Thomas Valente

Photo by: Steve Cohn Photography
Photo by: Steve Cohn Photography

Keck School of Medicine of USC

Mentoring provides intellectual space and encouragement so people can reach their full career potential. In my experience, mentoring is a very personal process. There isn’t a formula that fits all people, or a model that maps it. It begins with establishing a relationship between the mentor and mentee. The relationship has to be built on trust and a commitment by the mentor to maintain the best interests of the mentee. Mentors can then begin the process of helping their mentees articulate their intellectual interests as well as career goals and objectives (and personal and/or family goals).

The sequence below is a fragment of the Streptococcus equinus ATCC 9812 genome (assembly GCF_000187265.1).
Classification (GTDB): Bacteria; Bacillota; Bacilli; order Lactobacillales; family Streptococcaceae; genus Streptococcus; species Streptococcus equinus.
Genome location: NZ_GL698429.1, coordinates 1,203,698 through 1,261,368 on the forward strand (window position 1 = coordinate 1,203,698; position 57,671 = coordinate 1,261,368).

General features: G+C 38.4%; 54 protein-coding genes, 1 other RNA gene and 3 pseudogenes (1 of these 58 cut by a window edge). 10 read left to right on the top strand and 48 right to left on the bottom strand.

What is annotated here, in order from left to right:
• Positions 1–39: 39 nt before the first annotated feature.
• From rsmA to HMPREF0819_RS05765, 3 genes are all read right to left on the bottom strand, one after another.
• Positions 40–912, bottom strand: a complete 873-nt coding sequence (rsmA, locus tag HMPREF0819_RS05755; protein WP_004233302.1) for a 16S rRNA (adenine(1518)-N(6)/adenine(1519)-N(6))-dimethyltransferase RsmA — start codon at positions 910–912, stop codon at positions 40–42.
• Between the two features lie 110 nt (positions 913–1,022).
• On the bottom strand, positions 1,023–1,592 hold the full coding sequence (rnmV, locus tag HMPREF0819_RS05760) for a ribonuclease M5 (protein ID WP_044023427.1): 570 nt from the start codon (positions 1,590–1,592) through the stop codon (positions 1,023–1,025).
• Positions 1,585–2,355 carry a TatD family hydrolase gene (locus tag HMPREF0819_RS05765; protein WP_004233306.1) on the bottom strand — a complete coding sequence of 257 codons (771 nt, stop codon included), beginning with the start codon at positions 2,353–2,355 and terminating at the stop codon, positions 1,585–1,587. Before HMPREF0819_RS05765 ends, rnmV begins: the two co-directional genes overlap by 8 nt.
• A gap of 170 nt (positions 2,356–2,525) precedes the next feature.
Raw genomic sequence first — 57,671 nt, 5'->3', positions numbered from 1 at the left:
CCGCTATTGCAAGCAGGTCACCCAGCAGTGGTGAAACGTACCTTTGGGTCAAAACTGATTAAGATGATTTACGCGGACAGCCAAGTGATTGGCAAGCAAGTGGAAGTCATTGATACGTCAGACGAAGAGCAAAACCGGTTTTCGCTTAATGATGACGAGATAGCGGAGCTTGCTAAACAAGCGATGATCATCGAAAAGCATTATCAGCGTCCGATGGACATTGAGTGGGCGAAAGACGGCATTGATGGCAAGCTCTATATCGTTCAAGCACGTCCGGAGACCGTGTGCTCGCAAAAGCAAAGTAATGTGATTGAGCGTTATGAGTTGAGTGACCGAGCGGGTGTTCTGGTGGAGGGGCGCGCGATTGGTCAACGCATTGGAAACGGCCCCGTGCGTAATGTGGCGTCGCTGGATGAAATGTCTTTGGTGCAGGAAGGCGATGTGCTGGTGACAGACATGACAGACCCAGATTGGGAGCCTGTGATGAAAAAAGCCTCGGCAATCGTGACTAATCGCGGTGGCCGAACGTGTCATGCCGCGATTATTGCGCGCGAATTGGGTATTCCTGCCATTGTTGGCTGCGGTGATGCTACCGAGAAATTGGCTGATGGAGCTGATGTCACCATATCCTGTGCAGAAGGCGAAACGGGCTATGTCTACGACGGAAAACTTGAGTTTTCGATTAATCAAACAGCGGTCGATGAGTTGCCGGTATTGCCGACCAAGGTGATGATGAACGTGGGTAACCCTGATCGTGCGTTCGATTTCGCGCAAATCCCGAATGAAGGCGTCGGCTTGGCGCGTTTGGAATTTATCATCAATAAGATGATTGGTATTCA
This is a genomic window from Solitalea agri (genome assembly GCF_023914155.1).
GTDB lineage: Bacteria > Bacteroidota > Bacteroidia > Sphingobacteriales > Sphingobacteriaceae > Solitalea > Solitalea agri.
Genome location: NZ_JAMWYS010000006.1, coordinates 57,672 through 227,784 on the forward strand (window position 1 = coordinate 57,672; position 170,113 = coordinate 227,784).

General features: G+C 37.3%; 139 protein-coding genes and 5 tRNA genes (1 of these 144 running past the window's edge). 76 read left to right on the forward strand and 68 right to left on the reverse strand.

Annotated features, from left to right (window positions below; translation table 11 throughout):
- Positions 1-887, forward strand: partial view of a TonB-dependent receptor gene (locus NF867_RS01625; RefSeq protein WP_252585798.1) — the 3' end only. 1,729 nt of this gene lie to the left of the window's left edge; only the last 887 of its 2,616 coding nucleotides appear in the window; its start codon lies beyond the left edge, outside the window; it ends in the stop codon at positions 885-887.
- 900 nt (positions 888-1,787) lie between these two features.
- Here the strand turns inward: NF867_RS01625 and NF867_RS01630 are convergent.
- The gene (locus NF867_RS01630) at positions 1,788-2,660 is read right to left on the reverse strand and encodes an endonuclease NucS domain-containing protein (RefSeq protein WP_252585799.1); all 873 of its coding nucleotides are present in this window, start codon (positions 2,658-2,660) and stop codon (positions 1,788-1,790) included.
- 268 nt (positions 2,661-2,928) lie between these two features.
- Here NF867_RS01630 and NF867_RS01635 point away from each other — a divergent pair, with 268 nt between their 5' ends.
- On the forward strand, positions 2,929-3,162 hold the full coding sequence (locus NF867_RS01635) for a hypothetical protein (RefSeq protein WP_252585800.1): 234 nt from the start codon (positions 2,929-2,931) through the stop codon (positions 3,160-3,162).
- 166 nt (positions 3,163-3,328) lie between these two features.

This should provide the mentee the space to think expansively about the kinds of research questions and paths that will lead to an engaging and productive career. Mentoring thus provides the opportunity for investigators to identify their passions so that their work is engaging, fulfilling, and meaningful; and the mentor can then assemble the necessary scaffolding so the mentee can advance his/her career. The mentor provides the tools, resources, and contacts the mentee needs to accomplish his/her work. Given the space and resources, the mentee can then have the courage to launch a successful career.